Category Archives: Professions

7 Ethics Observations On The Incredibly Unethical Charlo Greene

KTVA (Alaska) reporter Charlo Greene reported on the Alaska Cannabis Club, medical marijuana business, during Sunday night’s broadcast without telling the station of the viewers that she owned it. As soon as the segment was over, she announced that she was the owner, and said,

“Now everything you’ve heard is why I, the actual owner of the Alaska Cannabis Club, will be dedicating all of my energy toward fighting for freedom and fairness, which begins with legalizing marijuana here in Alaska. And as for this job, well, not that I have a choice but, fuck it, I quit.”

Then she walked off the set.

How unethical is Charlo Greene? Let me count the ways: Continue reading

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Filed under Business & Commercial, Character, Ethics Alarms Award Nominee, Etiquette and manners, Journalism & Media, Professions, Workplace

Three Breasted Ethics

Three_breasted_woman

A 21-year-old woman being identified with the alias Jasmine Tridevil ( don’t over-think it) says she paid $20,000 to a plastic surgeon to  give her a realistic third breast. She wants to  become a TV reality show star. Jasmine has hired a camera crew to follow her around Tampa, Florida, documenting the challenges she faces as a three-breasted woman.

I know what you are thinking.

I HOPE this is a hoax.

“Jasmine” was rejected by more than 50 doctors who believed they would be violating professional ethical codes. Scot Glasberg, president-elect of the American Society of Plastic Surgeons, condemned the surgery as ‘worse than unethical’ and ‘harmful to society’. ‘This violates every ethical principle not just in surgery but in medicine as well. We look to enhance the norm. This is not the norm. Nothing speaks louder than the fact that the surgeon required the patient to sign a non-disclosure form.” Continue reading

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Filed under Arts & Entertainment, Bioethics, Ethics Alarms Award Nominee, Gender and Sex, Health and Medicine, Professions

Today’s Ethics Understatement: “This Story Does Not Encourage Trust In The Legal Profession”

photoshoppinglawyer_screenshot

Svitlana and her fake friends

The ABA Journal informs me this morning that a California bar court judge has recommended a six-month suspension for attorney Svitlana Sangary. Oh, she has some client ethics complaints against her, but that was the least of her problems.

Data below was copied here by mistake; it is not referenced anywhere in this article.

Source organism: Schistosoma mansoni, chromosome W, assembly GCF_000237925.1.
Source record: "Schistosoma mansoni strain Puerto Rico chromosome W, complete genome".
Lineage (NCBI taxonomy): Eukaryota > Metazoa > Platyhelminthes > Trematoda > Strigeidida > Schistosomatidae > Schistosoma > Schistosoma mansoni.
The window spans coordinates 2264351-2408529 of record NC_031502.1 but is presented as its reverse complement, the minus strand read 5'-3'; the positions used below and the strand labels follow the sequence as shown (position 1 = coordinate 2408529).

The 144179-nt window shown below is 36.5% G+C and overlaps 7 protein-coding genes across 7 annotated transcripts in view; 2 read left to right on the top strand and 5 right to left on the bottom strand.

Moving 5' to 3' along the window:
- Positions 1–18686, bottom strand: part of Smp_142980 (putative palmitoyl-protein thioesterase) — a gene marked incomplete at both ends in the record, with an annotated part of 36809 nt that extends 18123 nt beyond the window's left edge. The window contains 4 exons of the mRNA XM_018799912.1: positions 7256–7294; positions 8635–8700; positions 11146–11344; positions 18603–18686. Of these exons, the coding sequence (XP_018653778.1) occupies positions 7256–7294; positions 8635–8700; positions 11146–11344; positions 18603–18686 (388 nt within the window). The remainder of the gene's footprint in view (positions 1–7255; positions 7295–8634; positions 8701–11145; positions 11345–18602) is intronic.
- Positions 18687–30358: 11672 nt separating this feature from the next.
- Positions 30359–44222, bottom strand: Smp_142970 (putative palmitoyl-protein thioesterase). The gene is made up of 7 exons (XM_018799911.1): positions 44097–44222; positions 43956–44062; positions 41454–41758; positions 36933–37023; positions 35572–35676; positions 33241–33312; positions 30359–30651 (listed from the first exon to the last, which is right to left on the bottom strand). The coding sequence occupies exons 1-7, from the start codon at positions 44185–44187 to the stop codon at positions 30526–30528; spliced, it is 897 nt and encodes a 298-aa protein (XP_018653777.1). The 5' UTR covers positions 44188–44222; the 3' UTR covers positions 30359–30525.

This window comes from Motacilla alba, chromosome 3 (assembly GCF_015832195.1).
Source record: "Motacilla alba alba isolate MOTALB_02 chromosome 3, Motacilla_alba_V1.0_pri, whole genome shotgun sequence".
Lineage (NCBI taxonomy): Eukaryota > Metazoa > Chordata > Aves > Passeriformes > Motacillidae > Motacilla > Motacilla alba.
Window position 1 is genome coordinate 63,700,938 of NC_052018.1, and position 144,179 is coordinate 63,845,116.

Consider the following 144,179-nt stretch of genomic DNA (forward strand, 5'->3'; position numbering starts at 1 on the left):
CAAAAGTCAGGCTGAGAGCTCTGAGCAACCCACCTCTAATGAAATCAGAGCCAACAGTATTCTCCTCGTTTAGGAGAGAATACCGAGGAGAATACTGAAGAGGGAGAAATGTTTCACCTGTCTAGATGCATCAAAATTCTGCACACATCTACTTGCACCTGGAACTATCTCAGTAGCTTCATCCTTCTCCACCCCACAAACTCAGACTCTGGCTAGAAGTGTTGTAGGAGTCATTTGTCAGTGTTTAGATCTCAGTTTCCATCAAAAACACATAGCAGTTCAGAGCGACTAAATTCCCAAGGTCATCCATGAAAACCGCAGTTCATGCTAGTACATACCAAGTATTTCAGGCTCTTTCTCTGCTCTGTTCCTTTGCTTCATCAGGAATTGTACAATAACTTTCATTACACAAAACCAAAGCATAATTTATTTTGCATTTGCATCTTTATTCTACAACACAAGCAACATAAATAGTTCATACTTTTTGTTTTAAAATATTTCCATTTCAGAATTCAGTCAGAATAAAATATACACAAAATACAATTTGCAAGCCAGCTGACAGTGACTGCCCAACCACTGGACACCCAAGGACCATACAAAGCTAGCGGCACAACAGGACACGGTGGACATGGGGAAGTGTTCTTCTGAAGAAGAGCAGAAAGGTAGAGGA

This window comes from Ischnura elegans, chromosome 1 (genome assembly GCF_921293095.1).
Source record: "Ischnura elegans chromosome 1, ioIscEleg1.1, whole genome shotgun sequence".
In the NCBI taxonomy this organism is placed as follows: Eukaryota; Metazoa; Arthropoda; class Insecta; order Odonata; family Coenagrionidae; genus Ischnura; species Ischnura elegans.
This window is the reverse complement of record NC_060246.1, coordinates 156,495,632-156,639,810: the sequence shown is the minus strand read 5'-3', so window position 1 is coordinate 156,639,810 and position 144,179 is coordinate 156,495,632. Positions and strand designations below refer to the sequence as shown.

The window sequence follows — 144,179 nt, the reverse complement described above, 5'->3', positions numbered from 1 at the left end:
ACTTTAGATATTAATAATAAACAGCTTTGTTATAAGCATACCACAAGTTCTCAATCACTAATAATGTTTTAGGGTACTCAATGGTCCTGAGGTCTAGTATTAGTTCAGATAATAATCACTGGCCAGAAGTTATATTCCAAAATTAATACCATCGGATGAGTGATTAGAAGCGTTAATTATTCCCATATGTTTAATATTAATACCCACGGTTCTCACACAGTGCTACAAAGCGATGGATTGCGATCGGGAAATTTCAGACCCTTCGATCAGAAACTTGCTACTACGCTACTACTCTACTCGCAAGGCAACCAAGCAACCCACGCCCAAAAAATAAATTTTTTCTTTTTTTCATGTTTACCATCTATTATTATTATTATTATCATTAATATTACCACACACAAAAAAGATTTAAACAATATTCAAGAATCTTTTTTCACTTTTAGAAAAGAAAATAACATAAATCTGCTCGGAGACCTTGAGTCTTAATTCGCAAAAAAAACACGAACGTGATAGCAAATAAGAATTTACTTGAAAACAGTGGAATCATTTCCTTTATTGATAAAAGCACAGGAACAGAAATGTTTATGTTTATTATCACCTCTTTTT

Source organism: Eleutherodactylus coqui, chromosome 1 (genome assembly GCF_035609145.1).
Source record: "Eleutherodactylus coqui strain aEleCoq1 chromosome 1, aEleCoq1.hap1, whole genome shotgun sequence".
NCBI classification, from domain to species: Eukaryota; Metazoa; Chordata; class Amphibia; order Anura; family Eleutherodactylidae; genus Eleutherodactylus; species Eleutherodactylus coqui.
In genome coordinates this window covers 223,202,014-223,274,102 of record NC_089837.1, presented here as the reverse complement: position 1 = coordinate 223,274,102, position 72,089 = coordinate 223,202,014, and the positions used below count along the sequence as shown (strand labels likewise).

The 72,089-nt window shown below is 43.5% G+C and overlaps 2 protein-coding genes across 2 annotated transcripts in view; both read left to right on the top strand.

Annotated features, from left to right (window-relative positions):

On her firm website, she had posted photographs showing Sangary with politicians and celebrities, including President Obama, Bill Clinton, Hillary Clinton, George Clooney, Donald Trump, Arnold Schwarzenegger, Morgan Freeman and Paris Hilton. An expert testified that most or all of the images were photoshopped, making them visual lies. A lawyer is not allowed to lie on her website, or anywhere else when it may mislead clients and the public.

Paris Hilton? Continue reading

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Filed under Education, Law & Law Enforcement, Professions

Crotch-Grabbing Ethics: A Pitcher And An Umpire Make A Dunce/Hero Pair, And Baseball Teaches The NFL About Values

Jonathan Papelbon

I don’t know about you, but I need a break, however brief, from the NBA’s political correctness self-immolation and the NFL proving that it really has no idea what’s right or wrong when its players are violent off the field. Fortunately, Major League Baseball has its own, rather less societally significant ethics scandal for this baseball fan to focus on.

Philadelphia closer Jonathan Papelbon has been very good this year, unlike the rest of his team., but he was lousy Sunday, blowing a big lead for the last place Phillies in front of a home town crowd over the weekend. The Philly fans, as they are famous for doing, booed him lustily as he left the field, so classy Papelbon grabbed his cup and gave it a heave, as he stared down the mob. Translation: “Boo THIS!”

At this point, home plate umpire Joe West, a crummy umpire from a technical viewpoint but notable as an outspoken arbiter of the conduct of players, threw Papelbon out of the game. This was unusual, because Papelbon was almost certainly through for the day anyway. The ejection under such circumstances  didn’t mean the umpire’s usual, “You are unprofessionally challenging my authority regarding a call that does not favor your team and delaying the game, so you can’t play today any more,” but the more succinct and far more rare, “You’re really an asshole.”

Papelbon then took offense, and furiously confronted the umpire. Now Major League Baseball has suspended Papelbon for seven days, and is enjoying it, telling sports fans and the media, “See? The NFL suspends its players for a game or two when they punch women in the face and beat their kids with a log. We kick out our players for seven games just for being rude.” Continue reading